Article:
Katie Ledecky has made short-course swimming a rarity during her illustrious career. With each passing 25m World record set in women’s distance freestyle, her absence always felt more ‘when’ than ‘if. When was sent into the pantheon in 7mins 57.42sec at the final round of the FINA World Cup at home in the United States last night.
Having felled the 1500m World record in Toronto, Canada, earlier in the Cup series, Ledecky shaved almost two seconds off the 800m standard that had stood to Spanish pioneer Mireia Belmonte at 7:59.34 since the 2013 Cup in Berlin.
One of the most versatile women swimmers in history, Belmonte became the first Spanish woman to claim Olympic gold in the pool with her 200m butterfly victory at the Rio 2016 Games.
Ledecky emerged from her record swim to tell FINA reporter Andy Ross: “I was putting some pressure on myself after my swim in Toronto. I wish I had done it in Toronto (where she clocked just over 8mins). It’s always nice when you can hear a little bit of the crowd. It’s a fun way to start the fall and kick off the season. We usually don’t get the season started with an international level meet so it’s a little different for me.”
Ledecky is the third woman to race inside 8 minutes after Belmonte’s 2013 effort and the 7:59.44 clocked by China’s Wang Jianjiahe at a home round of the Cup in 2018.
- Results in Full at Omega
- Related: Katie Ledecky & A Legend’s Perspective In The Space Between Loss, Loss, Gain, Retain
Time For Leaders To Match Ledecky Excellence
The 2022 Cup season has been better attended by some of the world’s best swimmers than has been the case for many a long year but absenteeism, even at a time when the International Swimming League is on hold and despite the prize money on offer, continues to mean that the short-course FINA series is an event largely ignored in mainstream media around the world, in paper and digital forms.
Moments like Ledecky’s World records produce a blip of publicity but the Cup is on the list of questions that FINA is facing in the process of reforming the way it does business.
The international federation is still locked in a legal dispute with the billionaire who showed swimmers the power they have in changing the game and adopting a professional approach to their job in sport: League founder and funder Konstantin Grigorishin is busy with other matters these days, the Ukraine Energy sector he has played a big role in having suffered the demolition of 40 per cent of facilities under attack from Russian Vladimir Putin’s illegal war machine.
The rebuild will begin big time come the hour and all the bad history will be back in focus, including the situation and the details that emerged from court depositions in the USA: it’s a lot of unfinished business, on hold.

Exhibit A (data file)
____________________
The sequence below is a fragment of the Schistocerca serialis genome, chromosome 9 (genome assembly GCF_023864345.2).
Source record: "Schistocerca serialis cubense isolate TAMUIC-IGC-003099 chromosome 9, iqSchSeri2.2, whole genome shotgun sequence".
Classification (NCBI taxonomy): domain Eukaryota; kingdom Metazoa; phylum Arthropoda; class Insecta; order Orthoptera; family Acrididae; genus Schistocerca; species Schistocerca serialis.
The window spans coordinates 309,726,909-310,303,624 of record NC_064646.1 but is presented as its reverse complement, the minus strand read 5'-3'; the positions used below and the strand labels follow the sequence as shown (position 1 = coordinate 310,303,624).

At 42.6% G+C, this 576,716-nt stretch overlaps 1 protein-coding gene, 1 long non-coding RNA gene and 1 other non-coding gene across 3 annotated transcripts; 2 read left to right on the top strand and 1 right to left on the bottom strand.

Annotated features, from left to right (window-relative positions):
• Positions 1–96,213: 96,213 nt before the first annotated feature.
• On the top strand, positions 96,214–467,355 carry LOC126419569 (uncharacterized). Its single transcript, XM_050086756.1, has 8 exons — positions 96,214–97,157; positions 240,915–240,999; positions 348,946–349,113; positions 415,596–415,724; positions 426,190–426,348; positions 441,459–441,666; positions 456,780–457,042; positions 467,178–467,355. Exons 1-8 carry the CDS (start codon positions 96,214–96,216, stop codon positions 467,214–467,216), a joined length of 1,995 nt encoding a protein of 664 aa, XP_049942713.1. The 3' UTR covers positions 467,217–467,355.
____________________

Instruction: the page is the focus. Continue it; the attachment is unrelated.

The new director of FINA, Brent Nowicki, has made a fine start to his tenure and task, the federation’s policy on transgender inclusion, part 1 in place, part 2, the details of what an Open category will look like, to be revealed after a Taskforce reports back to the executive next month.
Back in June at the time of the trans decision that made aquatics something of a pioneer for Fair Play in female sport – its policy one being considered by several other Olympic sports federations – Nowicki agreed that competition calendar chaos is a problem that swimming needs to sort out. It would not be until after the Paris 2024 Olympic Games that changes could start to be made.
The ultimate moments, Olympics and World Championships and related majors at continental and regional level, provided they are well spaced, are not the issue. The question is what swimming does in the space between the traditional showcases in order to create a shop window for the sport. The League and the Cup both have merit. They both have serious faults, too, and no Ledecky World record, thrilling as it is to see, will change that.
As things stand, the wider world, which is where there is potential for growth (if you keep speaking to the same audience, you get the same result), hasn’t a clue what a swimming season looks like. No wonder: it’s hard enough for fans, while media resolves the conundrum by showing up only ‘when it counts’, and that’s not the Cup, the League, the in-between.
How will FINA resolve it? It’s one of the biggest questions facing the international federation, alongside the need to rid the House of FINA (or whatever its new name may be when marketers and leaders have done working it out) of the dregs of old culture, a lack of transparency, independence and accountability among decision makers.
Why are those issues among the biggest facing FINA in its reform process? Because they continue to hold swimming and swimmers back from the place where they might be were not not for the failed governance of decades.
Roll on further change. Let leaders pin the flag of reform to the pioneering pace of Ledecky, not because they simply want to shine in her reflected glory but because they aspire to excellence and world-class achievement that has been in very short measure in the governance of aquatics and the structures that have been part of a self-serving malaise for far too long.